|Publication number||US7358103 B2|
|Application number||US 11/357,343|
|Publication date||Apr 15, 2008|
|Filing date||Feb 21, 2006|
|Priority date||Jun 10, 2004|
|Also published as||US20050274871, US20060138495, USRE44637, WO2005124868A1|
|Publication number||11357343, 357343, US 7358103 B2, US 7358103B2, US-B2-7358103, US7358103 B2, US7358103B2|
|Inventors||Jin Li, Jiutao Li|
|Original Assignee||Micron Technology, Inc.|
|Export Citation||BiBTeX, EndNote, RefMan|
|Patent Citations (34), Non-Patent Citations (3), Referenced by (12), Classifications (14), Legal Events (3)|
|External Links: USPTO, USPTO Assignment, Espacenet|
This application is a divisional of application Ser. No. 10/864,387, filed Jun. 10, 2004, the disclosure of which is incorporated in its entirety by reference herein.
The present invention relates to solid state imaging sensors, and more particularly to metal coated photon collectors used in solid state imaging sensors.
Solid state imagers generate electrical signals in response to light reflected by an object being imaged. Complementary metal oxide semiconductor (CMOS) imaging sensors are one of several different known types of semiconductor-based imagers, which include for example, charge coupled devices (CCDs), photodiode arrays, charge injection devices and hybrid focal plane arrays.
Some inherent limitations in CCD technology have promoted an increasing interest in CMOS imagers for possible use as low cost imaging devices. A fully compatible CMOS sensor technology enabling a higher level of integration of an image array with associated processing circuits would be beneficial to many digital image capture applications. CMOS imagers have a number of desirable features, including for example low voltage operation and low power consumption. CMOS imagers are also compatible with integrated on-chip electronics (control logic and timing, image processing, and signal conditioning such as A/D conversion). CMOS imagers allow random access to the image data, and have lower manufacturing costs, as compared with conventional CCDs, since standard CMOS processing techniques can be used to fabricate CMOS imagers. Additionally, CMOS imagers have low power consumption because only one row of pixels needs to be active at any time during readout and there is no charge transfer (and associated switching) from pixel to pixel during image acquisition. On-chip integration of electronics is particularly desirable because of the potential to perform many signal conditioning functions in the digital domain (versus analog signal processing) as well as to achieve reductions in system size and cost.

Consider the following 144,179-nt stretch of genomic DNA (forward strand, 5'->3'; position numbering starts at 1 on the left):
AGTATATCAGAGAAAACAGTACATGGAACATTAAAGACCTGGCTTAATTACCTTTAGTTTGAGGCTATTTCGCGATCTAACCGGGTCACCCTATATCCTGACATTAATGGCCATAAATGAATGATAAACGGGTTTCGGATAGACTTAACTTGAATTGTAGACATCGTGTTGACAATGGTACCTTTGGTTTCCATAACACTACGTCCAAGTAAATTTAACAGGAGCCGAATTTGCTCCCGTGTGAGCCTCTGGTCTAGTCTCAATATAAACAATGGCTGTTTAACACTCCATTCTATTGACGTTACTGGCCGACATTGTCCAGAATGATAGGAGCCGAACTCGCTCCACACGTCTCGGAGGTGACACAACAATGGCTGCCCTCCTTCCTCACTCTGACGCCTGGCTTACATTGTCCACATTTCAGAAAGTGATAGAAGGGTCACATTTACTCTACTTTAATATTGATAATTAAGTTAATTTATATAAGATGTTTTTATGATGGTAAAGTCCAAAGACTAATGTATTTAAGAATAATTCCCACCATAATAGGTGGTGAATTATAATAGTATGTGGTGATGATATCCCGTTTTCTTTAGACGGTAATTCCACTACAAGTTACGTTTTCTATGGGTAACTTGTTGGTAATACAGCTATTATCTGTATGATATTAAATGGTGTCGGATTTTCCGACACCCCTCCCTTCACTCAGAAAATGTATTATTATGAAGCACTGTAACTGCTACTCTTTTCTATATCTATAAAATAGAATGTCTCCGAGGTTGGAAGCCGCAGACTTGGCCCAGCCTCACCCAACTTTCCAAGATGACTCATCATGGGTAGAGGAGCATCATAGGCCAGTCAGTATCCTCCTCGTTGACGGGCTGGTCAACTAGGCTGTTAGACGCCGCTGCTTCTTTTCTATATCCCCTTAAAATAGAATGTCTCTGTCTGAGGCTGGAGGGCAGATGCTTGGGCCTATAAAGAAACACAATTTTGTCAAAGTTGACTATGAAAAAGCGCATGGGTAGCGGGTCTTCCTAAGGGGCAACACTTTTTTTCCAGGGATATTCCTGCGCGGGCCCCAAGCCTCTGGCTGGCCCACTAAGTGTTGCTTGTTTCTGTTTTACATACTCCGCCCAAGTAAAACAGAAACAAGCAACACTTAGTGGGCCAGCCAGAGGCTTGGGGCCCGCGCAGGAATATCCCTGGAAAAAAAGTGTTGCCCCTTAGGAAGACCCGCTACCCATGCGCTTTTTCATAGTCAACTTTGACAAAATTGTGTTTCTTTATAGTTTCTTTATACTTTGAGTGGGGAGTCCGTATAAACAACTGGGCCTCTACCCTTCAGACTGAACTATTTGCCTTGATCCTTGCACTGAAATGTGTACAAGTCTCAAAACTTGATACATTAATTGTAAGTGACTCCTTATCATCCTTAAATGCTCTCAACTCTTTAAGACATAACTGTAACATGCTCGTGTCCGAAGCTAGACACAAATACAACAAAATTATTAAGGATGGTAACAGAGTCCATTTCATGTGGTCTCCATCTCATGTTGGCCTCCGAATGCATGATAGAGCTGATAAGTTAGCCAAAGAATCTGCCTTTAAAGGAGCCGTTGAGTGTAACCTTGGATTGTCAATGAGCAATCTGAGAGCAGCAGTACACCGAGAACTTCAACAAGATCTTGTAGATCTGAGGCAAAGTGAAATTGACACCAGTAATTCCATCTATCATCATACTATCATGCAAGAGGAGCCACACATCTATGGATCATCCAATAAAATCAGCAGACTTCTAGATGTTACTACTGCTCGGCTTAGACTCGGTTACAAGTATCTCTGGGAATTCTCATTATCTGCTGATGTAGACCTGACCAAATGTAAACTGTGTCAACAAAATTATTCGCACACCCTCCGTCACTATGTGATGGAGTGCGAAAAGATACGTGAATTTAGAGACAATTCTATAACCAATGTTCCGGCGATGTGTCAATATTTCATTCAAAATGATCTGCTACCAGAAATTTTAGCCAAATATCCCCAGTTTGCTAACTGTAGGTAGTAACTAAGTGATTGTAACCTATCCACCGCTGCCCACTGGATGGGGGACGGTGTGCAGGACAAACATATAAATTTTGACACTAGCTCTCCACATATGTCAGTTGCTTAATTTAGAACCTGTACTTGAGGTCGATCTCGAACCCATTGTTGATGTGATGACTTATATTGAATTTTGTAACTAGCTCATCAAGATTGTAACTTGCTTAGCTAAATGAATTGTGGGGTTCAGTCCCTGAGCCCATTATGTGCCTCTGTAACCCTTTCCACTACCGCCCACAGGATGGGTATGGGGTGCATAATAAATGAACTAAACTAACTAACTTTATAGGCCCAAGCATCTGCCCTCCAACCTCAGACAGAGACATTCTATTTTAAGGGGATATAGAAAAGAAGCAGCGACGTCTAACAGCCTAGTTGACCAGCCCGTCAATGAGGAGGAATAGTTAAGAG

Nevertheless, demands for enhanced resolution of CCD, CMOS and other solid state imaging devices, and a higher level of integration of image arrays with associated processing circuitry, are accompanied by a need to improve the light sensing characteristics of the pixels of the imaging arrays. For example, it would be beneficial to minimize if not eliminate the loss of light transmitted to individual pixels during image acquisition and the amount of crosstalk between pixels caused by light being scattered or shifted from one pixel to a neighboring pixel.
Accordingly, there is a need and desire for an improved solid state imaging device, capable of receiving and propagating light with minimal loss of light transmission to a photosensor. There is also a need and desire for improved fabrication methods for imaging devices that provide a high level of light transmission to the photosensor and reduce the light scattering drawbacks of the prior art, such as crosstalk.